If I had to vote for the computer problem that consumes the most time in diagnosis vs. the ease of actually fixing it, I would definitely choose the line termination issue.
It’s the simplest thing to understand, in principle. Different operating systems have different conventions in how they format their files, in particular plain text files. If you open up a plain text file in a editor application like Notepad on Windows, you’ll see the content as simple text characters without any formatting. There are also “invisible” characters, such as tab and “newline”, which affect the formatting of the text but aren’t really text themselves.
Windows uses two invisible characters, called CR (Carriage Return) and LF (Line Feed) to represent each new line. This dates back to the days when computers didn’t have monitors, but instead literally printed their output onto spools of paper. CR+LF were instructions to the printer to bring the printer head back to the origin, and feed the paper forward, in order to begin printing a new line of text.
Unix/Linux and Mac OS X have a different convention. They only use one character, LF, to represent new lines. (Even more confusingly, the classic Mac OS uses only CR). Therefore, when you have a text file from a Windows system on your Linux system, you’ll first have to convert the line endings first, or weird things will happen, and at first you might have no idea what is going on because newline characters are invisible, so the file will look completely normal when you open it in a text editor. Instead you’ll blame yourself, like the 99% of the time when things don’t work, because that’s usually some other fault in your code, like a typo in your elaborate regular expression.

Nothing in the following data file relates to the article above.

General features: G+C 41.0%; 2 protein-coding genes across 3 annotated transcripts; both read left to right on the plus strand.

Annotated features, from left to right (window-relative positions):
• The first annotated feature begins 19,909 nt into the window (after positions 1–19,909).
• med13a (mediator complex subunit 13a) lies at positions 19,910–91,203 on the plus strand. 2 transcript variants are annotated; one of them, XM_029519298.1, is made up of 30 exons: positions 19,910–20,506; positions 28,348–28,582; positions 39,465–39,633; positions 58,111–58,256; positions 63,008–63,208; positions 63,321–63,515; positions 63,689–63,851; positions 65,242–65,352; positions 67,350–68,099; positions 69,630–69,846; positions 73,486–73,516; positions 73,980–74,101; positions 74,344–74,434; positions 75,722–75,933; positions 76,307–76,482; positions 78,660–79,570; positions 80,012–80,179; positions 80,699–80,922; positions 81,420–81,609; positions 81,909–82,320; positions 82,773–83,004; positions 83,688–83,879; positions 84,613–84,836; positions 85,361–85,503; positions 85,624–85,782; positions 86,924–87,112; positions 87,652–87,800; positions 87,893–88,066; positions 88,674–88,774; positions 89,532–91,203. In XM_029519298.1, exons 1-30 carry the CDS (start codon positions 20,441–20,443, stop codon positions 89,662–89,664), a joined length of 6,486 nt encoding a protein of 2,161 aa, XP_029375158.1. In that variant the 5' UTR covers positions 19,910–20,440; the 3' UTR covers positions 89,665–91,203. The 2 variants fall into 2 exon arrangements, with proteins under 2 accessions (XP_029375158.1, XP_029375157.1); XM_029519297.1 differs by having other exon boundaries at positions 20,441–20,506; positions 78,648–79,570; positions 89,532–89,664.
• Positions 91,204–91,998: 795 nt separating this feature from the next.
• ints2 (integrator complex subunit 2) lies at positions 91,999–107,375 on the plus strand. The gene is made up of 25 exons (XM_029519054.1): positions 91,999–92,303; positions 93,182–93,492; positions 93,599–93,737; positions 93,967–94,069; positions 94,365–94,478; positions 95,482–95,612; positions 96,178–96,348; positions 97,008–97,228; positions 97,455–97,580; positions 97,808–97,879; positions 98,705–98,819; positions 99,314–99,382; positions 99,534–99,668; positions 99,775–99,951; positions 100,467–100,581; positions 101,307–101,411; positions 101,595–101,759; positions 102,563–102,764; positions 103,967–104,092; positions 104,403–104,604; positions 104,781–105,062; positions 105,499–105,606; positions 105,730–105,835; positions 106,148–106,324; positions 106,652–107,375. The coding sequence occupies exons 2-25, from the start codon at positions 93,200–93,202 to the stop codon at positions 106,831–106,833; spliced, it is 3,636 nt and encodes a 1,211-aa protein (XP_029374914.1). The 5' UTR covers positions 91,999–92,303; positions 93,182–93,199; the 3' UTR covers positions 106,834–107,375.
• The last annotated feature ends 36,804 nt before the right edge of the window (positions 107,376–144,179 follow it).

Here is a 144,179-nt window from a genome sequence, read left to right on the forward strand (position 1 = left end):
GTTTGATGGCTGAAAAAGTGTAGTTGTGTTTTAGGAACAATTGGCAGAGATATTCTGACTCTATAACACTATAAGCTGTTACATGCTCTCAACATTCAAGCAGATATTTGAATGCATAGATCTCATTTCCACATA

Fortunately it’s happened to me frequently enough before that when things don’t work as they should on the command line, one of the first things I do is to check the file type. In Linux this is easily done with:
You should expect to get something like:
FILENAME.txt: ASCII text
But if you see this:
FILENAME.txt: ASCII text, with CRLF line terminators
Then it’s probably coming from a Windows system and needs to be converted before you work with it on Linux/Unix/Mac OS X.
It’s easy to fix if you have the dos2unix utility that’s bundled on many Linux systems.
dos2unix FILENAME.txt # Silently overwrite original
dos2unix -n FILENAME.txt NEWFILE.txt # Write to new file, keep original
The reverse can be done with unix2dos.
If you don’t have dos2unix, you can use sed. The escape character \r represents CR, so the following simply means “remove the CR character from each line”.
sed -i 's/\r//' FILENAME.txt # Overwrite original
sed 's/\r//' FILENAME.txt > NEWFILE.txt # Write to new file, keep original
Further reading here and on the manual page of dos2unix.